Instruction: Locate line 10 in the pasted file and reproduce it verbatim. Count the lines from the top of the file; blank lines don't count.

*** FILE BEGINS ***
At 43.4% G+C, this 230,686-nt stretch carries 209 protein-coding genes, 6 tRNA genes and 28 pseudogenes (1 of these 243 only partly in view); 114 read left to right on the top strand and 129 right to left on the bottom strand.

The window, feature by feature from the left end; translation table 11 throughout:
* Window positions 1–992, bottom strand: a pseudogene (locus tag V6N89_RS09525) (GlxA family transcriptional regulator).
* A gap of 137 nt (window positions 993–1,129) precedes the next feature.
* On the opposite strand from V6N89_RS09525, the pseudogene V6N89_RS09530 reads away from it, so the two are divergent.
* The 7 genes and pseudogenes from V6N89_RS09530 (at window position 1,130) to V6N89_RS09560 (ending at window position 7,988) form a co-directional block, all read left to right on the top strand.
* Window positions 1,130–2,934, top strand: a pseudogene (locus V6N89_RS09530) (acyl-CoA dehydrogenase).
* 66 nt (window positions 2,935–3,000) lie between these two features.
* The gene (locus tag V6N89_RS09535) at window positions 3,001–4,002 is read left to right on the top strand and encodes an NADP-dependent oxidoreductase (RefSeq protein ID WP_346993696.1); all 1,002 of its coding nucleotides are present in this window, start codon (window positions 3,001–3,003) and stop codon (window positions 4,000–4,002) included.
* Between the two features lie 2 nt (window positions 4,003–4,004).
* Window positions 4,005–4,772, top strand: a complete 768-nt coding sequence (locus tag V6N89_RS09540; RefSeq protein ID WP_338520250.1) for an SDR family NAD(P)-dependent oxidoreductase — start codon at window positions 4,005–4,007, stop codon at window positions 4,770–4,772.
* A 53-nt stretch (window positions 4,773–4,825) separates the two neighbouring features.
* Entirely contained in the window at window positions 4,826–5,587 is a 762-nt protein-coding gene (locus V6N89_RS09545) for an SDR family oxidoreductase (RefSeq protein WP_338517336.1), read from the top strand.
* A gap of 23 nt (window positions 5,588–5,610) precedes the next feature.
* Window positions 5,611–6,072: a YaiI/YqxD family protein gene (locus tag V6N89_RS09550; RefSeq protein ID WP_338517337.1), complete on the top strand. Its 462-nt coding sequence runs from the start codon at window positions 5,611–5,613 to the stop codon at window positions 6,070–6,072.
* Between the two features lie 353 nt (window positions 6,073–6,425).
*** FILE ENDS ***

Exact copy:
* Between the two features lie 2 nt (window positions 4,003–4,004).